versions have been proved e.g. in Ref. [49] and particularly in
Ref. [48], which discusses an entropy estimator for the identical
molecular motor model.
In light of these recent advances, it is, in my opinion, not justified
to claim greater accuracy without a comparison to these recent bounds.
The authors should either clarify these misleading conclusions or
include these more recent entropy estimators in the numerical study.
(see also the minor remark below)
Minor remarks:
2. Two novel entropy estimators, the infimum ratio and the modified
infimum ratio, are introduced. From an operational point of view, it is
interesting to know how much statistics is actually needed for these
estimators, i.e. how long should the trajectory be for comparable
error/bias? Is there a connection to the results obtained in [18]?
3. The math in Ch. 5 seems to be very similar to the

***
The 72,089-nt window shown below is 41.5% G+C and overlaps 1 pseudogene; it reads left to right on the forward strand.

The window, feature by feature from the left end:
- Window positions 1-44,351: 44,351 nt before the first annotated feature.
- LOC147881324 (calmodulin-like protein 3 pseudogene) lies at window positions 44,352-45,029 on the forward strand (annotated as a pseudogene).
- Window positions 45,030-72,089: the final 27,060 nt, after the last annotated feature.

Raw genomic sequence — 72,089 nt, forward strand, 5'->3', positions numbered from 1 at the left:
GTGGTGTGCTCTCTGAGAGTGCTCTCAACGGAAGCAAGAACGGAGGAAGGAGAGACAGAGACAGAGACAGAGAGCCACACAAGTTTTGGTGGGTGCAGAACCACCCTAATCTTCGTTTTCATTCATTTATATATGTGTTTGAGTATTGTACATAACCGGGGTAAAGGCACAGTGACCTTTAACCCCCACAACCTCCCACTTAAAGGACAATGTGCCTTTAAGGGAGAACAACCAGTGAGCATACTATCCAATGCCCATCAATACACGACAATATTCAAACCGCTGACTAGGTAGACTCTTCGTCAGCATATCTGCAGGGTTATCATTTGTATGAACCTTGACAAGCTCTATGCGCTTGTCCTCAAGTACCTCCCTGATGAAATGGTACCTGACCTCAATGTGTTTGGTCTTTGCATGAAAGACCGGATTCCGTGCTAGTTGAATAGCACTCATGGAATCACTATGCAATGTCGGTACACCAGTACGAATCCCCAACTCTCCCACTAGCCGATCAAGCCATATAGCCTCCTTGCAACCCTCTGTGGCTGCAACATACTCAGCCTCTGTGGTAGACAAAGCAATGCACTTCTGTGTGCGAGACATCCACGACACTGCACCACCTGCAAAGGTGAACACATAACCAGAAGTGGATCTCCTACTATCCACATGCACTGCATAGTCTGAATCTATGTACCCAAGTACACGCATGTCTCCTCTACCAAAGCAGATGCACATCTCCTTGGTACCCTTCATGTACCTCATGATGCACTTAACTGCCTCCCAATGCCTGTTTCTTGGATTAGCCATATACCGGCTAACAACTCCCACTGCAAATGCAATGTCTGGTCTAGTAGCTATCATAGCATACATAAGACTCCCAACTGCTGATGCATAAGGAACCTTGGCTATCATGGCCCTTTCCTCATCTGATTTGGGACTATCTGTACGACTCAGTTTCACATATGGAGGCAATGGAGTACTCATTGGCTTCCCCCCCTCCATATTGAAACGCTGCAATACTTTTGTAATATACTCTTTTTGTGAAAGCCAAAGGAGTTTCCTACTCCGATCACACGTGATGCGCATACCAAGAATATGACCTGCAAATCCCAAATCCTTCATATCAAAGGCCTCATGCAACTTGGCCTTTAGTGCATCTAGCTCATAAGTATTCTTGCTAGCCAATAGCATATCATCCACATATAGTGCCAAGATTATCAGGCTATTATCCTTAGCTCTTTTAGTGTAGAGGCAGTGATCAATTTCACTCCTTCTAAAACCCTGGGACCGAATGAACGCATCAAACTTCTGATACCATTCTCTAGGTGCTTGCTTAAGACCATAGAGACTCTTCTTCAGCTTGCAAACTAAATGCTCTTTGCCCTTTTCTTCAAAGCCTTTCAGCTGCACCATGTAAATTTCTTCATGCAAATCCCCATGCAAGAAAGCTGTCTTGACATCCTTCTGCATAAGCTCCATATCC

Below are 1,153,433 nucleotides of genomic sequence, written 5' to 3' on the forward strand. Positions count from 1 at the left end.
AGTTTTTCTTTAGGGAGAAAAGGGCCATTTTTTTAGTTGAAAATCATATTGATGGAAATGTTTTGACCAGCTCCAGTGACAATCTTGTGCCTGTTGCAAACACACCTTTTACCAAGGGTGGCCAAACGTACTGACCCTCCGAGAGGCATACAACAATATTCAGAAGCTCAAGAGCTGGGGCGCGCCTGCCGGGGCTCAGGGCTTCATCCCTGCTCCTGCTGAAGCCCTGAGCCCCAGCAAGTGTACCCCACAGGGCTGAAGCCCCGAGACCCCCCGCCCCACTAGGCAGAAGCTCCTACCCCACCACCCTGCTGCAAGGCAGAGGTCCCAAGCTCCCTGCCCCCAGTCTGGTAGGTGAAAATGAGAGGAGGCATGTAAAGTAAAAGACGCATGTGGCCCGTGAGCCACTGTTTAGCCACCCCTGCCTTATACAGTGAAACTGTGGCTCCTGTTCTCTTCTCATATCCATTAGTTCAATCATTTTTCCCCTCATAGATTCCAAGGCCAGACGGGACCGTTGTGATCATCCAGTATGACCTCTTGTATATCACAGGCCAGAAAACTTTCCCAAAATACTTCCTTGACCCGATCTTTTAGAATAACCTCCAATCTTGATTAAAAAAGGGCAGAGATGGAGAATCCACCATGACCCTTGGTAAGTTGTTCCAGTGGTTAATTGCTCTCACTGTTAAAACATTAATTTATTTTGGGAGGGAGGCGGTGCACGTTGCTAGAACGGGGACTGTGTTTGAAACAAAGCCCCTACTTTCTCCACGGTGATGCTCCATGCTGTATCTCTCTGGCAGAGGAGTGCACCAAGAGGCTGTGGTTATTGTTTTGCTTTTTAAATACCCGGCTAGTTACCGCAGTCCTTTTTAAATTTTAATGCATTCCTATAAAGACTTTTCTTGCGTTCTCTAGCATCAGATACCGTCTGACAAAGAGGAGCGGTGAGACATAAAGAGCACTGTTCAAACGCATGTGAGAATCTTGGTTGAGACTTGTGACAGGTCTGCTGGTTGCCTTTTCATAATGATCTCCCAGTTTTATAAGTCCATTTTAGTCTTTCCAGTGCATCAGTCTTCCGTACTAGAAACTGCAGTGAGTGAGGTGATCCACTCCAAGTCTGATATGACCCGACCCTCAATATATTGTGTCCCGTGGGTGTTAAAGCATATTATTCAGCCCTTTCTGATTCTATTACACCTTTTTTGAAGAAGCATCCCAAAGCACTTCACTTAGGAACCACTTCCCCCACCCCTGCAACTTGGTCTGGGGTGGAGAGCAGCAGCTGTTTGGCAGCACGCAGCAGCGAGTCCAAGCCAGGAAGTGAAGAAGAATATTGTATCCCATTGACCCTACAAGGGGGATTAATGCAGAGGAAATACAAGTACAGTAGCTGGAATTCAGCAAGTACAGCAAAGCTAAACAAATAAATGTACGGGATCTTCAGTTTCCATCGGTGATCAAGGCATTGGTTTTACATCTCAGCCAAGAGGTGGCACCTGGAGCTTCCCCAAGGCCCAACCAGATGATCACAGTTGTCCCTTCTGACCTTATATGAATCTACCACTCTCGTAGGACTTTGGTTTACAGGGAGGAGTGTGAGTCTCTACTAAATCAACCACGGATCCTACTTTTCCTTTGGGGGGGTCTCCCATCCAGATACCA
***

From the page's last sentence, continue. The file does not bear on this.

derivations leading to the "informed partial" estimator in
Gili Bisker et al J. Stat. Mech. (2017) 093210. Both incorporate the
effective affinity of Ref [30] and the stalling distribution (cf. the
paragraph following eq. (63)). How deep is this connection?
More concrete, it might be more appropriate to numerically compare to
the entropy estimators discussed in Bisker et al. These estimators seem
more closely related to the present work than those that are based on
waiting times.
Author: Izaak Neri on 20230110 [id 3226]
(in reply to Report 1 on 20220922)The attachment contains our Reply to the Referee's comments .
Author: Izaak Neri on 20230110 [id 3225]
(in reply to Report 2 on 20221030)The attachment contains a reply to the Referee's comments.